As to officers among your prisoners permit all to return to their homes who willingly sign a writtern general parole in these words:
We and each of us for himself severally pledge our words of honor as officers and gentlemen that we will not again take up arms against the United States nor serve in any military capacity whatsoever against them until regularly discharged according to the usages of war from this obligation.
But you will except from this privilege all officers among your prisoners who have recently been officers of the U. S. Arm or Navy and who you may have reasobn to believe left either with the intent of bearing arms against the United States. The captured officers of this description you will send to Fort McHenry.
NAVY DEPARTMENT, Washington, July 15, 1861.
Lieutenant E. G. PARROTT,
Commanding U. S. Brig Perry, Atlantic Blockading Squadron.
SIR: I received through Flag-Officer Stringham a copy of your report of the capture of the privatter Savannah by the U. S. Brig Perry under your command. The ability and energy displayed in overhauling under adverse circumstances and capturing the Savannah reflect credit on yourself and the officers and men under your command.
You will make known to the officers and crew of the Perry the Department's admiration and appreciation of their service.
I am, respectfully, your obedient servant,
Secretary of the Navy.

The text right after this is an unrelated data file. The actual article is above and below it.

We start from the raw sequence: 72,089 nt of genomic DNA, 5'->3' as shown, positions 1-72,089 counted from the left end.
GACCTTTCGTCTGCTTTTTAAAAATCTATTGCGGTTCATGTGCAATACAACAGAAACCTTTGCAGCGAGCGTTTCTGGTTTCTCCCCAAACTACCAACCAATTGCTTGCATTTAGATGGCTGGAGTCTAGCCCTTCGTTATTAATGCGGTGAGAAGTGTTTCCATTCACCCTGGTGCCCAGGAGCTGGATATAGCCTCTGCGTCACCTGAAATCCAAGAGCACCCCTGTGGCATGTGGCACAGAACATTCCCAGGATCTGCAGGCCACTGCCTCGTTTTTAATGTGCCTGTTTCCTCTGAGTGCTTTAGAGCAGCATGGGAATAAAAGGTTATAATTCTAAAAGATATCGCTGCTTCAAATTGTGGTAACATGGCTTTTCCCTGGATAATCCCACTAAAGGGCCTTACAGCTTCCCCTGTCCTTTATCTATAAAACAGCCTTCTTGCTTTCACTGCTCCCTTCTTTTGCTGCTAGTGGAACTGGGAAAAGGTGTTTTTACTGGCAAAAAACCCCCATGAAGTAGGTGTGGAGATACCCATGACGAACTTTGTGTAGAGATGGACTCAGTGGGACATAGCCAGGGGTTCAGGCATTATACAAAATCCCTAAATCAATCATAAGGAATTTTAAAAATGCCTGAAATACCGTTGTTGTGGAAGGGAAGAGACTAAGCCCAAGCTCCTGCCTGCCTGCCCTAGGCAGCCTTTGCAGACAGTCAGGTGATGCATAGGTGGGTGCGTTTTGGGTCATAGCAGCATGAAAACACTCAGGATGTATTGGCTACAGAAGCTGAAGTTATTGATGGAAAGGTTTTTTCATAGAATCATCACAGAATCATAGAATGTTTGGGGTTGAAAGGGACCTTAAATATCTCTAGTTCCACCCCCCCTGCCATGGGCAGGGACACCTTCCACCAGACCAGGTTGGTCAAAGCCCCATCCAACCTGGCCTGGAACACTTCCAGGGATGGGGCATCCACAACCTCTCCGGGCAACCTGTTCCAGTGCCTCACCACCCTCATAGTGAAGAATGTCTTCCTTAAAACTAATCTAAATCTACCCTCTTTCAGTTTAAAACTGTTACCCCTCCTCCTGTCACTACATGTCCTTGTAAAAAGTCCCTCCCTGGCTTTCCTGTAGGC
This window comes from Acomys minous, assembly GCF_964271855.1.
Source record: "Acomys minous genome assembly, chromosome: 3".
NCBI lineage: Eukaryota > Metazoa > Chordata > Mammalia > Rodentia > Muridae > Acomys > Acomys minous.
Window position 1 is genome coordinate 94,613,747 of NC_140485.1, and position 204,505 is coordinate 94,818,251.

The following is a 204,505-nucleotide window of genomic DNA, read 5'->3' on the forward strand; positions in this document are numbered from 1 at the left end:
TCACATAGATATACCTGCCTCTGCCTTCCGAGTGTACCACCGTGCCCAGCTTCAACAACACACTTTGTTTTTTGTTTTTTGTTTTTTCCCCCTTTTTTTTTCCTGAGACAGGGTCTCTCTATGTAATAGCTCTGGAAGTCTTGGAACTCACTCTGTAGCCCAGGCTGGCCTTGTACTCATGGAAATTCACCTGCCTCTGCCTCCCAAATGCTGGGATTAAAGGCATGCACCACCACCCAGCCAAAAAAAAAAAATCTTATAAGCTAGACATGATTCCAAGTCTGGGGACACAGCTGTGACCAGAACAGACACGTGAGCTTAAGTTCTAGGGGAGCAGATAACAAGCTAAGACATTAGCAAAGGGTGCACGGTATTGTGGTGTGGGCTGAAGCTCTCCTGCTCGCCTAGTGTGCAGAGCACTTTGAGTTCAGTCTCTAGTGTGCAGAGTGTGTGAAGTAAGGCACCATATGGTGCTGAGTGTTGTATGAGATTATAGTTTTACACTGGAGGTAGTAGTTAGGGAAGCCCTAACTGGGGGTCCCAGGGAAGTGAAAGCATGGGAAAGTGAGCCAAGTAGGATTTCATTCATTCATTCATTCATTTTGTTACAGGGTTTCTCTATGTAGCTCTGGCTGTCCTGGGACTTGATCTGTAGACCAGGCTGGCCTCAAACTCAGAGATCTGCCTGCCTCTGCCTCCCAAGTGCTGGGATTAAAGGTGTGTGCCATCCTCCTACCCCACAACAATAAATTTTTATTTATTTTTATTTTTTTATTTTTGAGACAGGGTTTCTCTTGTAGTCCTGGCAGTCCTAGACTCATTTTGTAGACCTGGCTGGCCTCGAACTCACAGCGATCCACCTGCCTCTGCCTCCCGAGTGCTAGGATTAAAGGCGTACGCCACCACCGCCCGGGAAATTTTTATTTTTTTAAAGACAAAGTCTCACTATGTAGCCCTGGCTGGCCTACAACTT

[JULY 15, 1861. -For correspondence between Major General George B. McClellan, U. S. Army, and Brigadier General Henry R. Jackson, C. S. Army, regarding the disposition of Confederate prisoners in Western Virginia, &c., see Series I, Vol. II, pp. 250-253.]
HEADQUARTERS OF THE ARMY,
Washington, July 15, 1861.
Major-General BANKS, U. S. Army,
Commanding Department of Annapolis, Baltimore, Md.
SIR: The General-in-Chief directs me to say that Major-General McClellan by several recent victories has taken a large number of prisoners. He has been instructed to release the privates who will take an oath and the officers who will give a parole not to serve against the United States unless regularly released from their obligation. The officers, however, who are known or supposed to have recently resigned from the Army or Navy of the United States with the intention of entering the ranks of the rebels are to be sent prisoners to Fort McHenry.
After the arrival of these prisoners the general desires you to send them together with Marshal. Kane and the police commissioners who are in arrest and such political prisoners as may not be under indictment by the civil authority to Fort Lafayette, harbor of New York, in an armed steamer and under a sufficient guard. A permanent guard will be ordered to the fort in time to receive the prisoners.
I am, sir, very respectfully, your obedient servant,
E. D. TOWNSEND,